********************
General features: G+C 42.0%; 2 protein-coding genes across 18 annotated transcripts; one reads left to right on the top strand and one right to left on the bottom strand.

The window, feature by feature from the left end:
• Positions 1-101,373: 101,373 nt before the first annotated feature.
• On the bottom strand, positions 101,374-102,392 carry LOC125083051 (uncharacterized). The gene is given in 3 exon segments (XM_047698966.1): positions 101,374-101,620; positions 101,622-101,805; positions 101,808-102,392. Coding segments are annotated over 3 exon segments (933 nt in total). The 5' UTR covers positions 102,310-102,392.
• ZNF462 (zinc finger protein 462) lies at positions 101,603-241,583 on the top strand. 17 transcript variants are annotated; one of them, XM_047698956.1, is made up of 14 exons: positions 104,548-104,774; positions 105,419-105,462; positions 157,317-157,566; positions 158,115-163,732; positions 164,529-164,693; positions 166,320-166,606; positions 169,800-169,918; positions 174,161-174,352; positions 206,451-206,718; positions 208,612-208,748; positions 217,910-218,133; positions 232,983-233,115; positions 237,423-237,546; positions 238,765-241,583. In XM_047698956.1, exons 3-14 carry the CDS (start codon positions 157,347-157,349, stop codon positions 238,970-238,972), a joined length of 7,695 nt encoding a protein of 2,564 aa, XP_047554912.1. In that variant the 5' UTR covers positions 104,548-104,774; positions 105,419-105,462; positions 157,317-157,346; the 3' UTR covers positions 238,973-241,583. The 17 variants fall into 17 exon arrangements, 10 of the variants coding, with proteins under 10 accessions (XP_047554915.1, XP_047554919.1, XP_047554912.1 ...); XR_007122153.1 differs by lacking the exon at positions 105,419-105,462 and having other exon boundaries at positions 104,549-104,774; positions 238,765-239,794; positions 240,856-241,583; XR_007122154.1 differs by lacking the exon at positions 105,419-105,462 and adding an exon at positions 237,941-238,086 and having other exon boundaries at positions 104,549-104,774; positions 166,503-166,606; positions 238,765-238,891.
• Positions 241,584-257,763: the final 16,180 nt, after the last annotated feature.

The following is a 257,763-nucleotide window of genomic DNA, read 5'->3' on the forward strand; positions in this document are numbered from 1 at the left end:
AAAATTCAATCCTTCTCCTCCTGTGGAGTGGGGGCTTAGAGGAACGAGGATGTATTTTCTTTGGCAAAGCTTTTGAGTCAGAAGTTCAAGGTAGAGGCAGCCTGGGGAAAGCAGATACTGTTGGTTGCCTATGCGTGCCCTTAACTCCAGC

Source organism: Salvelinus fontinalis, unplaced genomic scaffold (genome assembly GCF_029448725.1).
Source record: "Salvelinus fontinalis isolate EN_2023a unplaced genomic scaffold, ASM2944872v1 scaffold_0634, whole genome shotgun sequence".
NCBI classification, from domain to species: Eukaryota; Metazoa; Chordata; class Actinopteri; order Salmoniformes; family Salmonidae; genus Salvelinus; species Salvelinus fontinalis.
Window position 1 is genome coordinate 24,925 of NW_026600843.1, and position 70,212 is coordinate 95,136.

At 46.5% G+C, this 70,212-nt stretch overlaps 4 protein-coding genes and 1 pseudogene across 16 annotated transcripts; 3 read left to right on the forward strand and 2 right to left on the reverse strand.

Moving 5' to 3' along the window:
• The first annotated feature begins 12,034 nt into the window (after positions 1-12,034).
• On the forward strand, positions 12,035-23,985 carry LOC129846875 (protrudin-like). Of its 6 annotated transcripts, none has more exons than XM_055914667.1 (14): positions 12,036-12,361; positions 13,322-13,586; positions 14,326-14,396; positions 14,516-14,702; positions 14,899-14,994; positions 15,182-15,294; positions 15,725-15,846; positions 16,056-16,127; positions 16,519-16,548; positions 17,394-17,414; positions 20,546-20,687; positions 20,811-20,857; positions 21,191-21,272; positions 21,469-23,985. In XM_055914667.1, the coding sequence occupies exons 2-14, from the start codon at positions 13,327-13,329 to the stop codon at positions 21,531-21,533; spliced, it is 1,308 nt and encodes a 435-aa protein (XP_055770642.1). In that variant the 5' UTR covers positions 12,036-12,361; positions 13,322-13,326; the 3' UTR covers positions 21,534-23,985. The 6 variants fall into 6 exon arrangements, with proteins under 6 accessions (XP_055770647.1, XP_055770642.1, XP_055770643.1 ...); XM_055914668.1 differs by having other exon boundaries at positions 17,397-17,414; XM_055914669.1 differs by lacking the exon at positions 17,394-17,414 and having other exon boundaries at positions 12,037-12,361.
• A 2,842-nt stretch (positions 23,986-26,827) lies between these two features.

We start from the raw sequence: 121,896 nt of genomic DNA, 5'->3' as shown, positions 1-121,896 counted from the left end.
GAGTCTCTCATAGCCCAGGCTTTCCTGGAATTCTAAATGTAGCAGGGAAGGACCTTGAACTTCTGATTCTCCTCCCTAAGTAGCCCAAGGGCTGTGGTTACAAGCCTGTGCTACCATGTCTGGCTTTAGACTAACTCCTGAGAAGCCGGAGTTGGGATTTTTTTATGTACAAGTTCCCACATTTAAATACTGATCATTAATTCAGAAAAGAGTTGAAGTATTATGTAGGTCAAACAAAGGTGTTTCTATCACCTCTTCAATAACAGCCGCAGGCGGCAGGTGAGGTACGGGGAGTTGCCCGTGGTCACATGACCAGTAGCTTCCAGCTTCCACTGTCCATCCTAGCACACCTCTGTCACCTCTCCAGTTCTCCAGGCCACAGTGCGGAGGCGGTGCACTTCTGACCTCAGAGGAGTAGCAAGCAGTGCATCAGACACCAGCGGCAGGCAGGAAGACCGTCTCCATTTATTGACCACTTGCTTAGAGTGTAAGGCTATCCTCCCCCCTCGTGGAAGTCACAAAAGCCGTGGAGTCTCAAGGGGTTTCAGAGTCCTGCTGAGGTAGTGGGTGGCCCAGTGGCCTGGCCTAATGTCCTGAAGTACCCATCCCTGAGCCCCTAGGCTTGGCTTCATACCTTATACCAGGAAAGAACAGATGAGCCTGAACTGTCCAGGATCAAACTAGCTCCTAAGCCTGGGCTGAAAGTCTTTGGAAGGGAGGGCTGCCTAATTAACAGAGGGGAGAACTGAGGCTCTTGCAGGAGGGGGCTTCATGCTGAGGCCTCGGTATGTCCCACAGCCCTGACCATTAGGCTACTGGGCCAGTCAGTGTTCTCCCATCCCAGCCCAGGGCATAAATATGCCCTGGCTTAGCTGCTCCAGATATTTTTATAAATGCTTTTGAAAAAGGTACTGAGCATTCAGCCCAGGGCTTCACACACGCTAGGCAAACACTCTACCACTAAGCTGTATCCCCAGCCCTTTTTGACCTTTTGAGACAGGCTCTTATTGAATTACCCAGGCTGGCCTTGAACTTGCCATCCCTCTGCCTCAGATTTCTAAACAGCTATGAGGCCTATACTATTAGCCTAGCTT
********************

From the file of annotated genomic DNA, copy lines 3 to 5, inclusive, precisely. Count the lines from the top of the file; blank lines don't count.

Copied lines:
• Positions 1-101,373: 101,373 nt before the first annotated feature.
• On the bottom strand, positions 101,374-102,392 carry LOC125083051 (uncharacterized). The gene is given in 3 exon segments (XM_047698966.1): positions 101,374-101,620; positions 101,622-101,805; positions 101,808-102,392. Coding segments are annotated over 3 exon segments (933 nt in total). The 5' UTR covers positions 102,310-102,392.
• ZNF462 (zinc finger protein 462) lies at positions 101,603-241,583 on the top strand. 17 transcript variants are annotated; one of them, XM_047698956.1, is made up of 14 exons: positions 104,548-104,774; positions 105,419-105,462; positions 157,317-157,566; positions 158,115-163,732; positions 164,529-164,693; positions 166,320-166,606; positions 169,800-169,918; positions 174,161-174,352; positions 206,451-206,718; positions 208,612-208,748; positions 217,910-218,133; positions 232,983-233,115; positions 237,423-237,546; positions 238,765-241,583. In XM_047698956.1, exons 3-14 carry the CDS (start codon positions 157,347-157,349, stop codon positions 238,970-238,972), a joined length of 7,695 nt encoding a protein of 2,564 aa, XP_047554912.1. In that variant the 5' UTR covers positions 104,548-104,774; positions 105,419-105,462; positions 157,317-157,346; the 3' UTR covers positions 238,973-241,583. The 17 variants fall into 17 exon arrangements, 10 of the variants coding, with proteins under 10 accessions (XP_047554915.1, XP_047554919.1, XP_047554912.1 ...); XR_007122153.1 differs by lacking the exon at positions 105,419-105,462 and having other exon boundaries at positions 104,549-104,774; positions 238,765-239,794; positions 240,856-241,583; XR_007122154.1 differs by lacking the exon at positions 105,419-105,462 and adding an exon at positions 237,941-238,086 and having other exon boundaries at positions 104,549-104,774; positions 166,503-166,606; positions 238,765-238,891.